The knowledge level of the academics, the government, the local community, the local NGOs, and the private sector are 80 %, 79 %, 79 %, 77 %, and 69 %, respectively. According to the ANOVA, the significance was 0.012 with a 0.05 threshold of significance, which means there was no significance. Hence, the knowledge level between stakeholders was identical or similar.
Variables with a significance value less than 0.05 would have a significant influence on the knowledge level. From five independent variables, namely, stakeholder, education, age, gender, and participation, only the participation variable had a value less than the minimum 0.05, that is 0.002... >
This section discusses the status of the REDD+ working group in Central Sulawesi Province, and also their knowledge level and opinions on REDD+.
220.127.116.11 REDD+ Working Group of Central Sulawesi Province
The REDD+ working group is responsible for developing REDD+ infrastructure and social, economic, and environmental safeguard mechanisms to enable Central Sulawesi to be ‘ready’ for REDD+ implementation. By the end of 2011, sub-working group 1 had formulated the draft of REDD+ local strategy. It is a guideline for REDD+ implementation at the provincial level. Sub-working group 2 is developing the institutional planning and methodology to undertake REL/RL and MRV mechanisms at the provincial level. Sub-working group 3 has developed the criteria and indicators for demonstration activities... >
Focusing on the REDD+ financing mechanism, there are three main funds, namely, bilateral funds (Norway, Japan, Germany, Australia, Korea, United Kingdom, etc.), multi-donor trust funds (the World Bank and United Nations bodies), and national trust funds [Indonesia REDD+ Partnership Fund (IRPF) and Indonesia Climate Change Trust Fund (ICCTF)]. These funds are managed by government institutions, namely, the Ministry of Finance, the Ministry of Forestry, the State Ministry of National Development Planning, and the National REDD+ Task Force.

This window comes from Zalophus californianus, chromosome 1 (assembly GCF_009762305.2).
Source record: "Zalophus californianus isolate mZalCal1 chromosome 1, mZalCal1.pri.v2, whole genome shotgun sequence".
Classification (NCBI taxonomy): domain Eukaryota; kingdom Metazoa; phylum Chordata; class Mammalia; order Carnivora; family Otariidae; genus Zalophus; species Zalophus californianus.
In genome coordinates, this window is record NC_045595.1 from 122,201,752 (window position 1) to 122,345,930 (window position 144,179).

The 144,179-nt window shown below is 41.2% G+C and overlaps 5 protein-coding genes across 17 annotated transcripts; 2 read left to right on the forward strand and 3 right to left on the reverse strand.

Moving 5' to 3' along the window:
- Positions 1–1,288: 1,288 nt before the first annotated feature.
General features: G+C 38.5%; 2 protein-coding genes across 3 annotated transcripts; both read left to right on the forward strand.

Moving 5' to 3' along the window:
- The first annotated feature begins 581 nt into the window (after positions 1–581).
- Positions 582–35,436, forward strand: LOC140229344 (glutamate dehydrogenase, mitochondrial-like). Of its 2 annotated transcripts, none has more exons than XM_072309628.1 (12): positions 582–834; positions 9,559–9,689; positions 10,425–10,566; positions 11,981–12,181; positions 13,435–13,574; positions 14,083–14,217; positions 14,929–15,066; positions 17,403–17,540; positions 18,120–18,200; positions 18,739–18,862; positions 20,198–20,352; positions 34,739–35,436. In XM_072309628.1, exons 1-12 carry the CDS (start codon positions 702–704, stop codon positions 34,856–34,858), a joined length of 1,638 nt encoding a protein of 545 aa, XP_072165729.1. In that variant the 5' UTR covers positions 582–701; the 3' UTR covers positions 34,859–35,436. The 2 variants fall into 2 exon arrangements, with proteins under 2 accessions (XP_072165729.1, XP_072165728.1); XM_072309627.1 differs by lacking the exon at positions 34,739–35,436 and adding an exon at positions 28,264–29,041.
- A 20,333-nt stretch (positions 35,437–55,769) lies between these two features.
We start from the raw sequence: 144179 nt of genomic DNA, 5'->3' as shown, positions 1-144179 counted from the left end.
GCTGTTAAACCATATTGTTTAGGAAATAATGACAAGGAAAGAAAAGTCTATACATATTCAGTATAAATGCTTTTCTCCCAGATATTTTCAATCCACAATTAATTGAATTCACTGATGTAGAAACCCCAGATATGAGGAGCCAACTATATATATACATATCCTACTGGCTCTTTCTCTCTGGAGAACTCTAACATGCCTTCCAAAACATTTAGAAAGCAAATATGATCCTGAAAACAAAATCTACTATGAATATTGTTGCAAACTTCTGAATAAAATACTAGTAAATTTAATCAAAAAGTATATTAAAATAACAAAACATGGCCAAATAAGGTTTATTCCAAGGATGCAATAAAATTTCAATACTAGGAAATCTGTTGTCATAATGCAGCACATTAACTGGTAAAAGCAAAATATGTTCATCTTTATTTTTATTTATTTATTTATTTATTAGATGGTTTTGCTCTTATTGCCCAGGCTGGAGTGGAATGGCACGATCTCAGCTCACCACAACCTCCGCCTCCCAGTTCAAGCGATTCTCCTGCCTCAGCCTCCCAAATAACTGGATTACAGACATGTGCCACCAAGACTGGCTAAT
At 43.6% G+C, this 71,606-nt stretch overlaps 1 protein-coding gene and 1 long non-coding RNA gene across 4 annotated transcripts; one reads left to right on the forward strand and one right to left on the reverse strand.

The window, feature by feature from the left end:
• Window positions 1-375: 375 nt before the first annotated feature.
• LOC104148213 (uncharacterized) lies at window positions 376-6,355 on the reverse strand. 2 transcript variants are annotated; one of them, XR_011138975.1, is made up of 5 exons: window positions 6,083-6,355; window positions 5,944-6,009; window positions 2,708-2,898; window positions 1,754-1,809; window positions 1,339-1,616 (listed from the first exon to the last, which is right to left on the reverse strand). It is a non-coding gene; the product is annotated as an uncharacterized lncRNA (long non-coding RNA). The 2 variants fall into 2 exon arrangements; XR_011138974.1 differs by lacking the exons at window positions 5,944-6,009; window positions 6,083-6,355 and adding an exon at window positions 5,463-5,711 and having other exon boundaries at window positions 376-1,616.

As a follow-up on the Letter of Intent (LOI) between Indonesia and Norway, the government has established the IRPF system to facilitate REDD+ implementation programs in Indonesia through financing services and fund distribution... >
Although the design of frameworks, mechanisms, and arrangements to implement REDD programs have received significant attention, it is not yet clear how REDD+ will function on the ground or how the participation of local populations will be assured (Cronkleton et al. 2011). Indonesia’s REDD+ strategy consists of five elements, being the following:
a. Reference emission level (REL) or reference level (RL)
The international perspective of REL/RL is the amount of gross emissions from a geographic area estimated within a reference time period: reducing emission from deforestation and forest degradation (REL) and conservation, sustainable forest management, and enhancing forest carbon stock (RL)... >
Papua New Guinea and Costa Rica called for the inclusion of reducing emissions from deforestation in developing countries (RED) at UNFCCC COP 11, 2005, in
Montreal, Canada. Afterward, the Indonesia Forest Climate Alliance (IFCA) carried out brief studies on Indonesia’s preparedness to implement REDD methodologically and institutionally. At UNFCCC COP13, 2007, in Bali, Indonesia, the additional “D,” which stands for forest degradation was added; consequently, it was renamed REDD.
In 2008, IFCA published a Consolidation Report on REDD in Indonesia, following the Ministry of Forestry, who developed a REDD+ strategy and readiness strategy from 2009 to 2012... >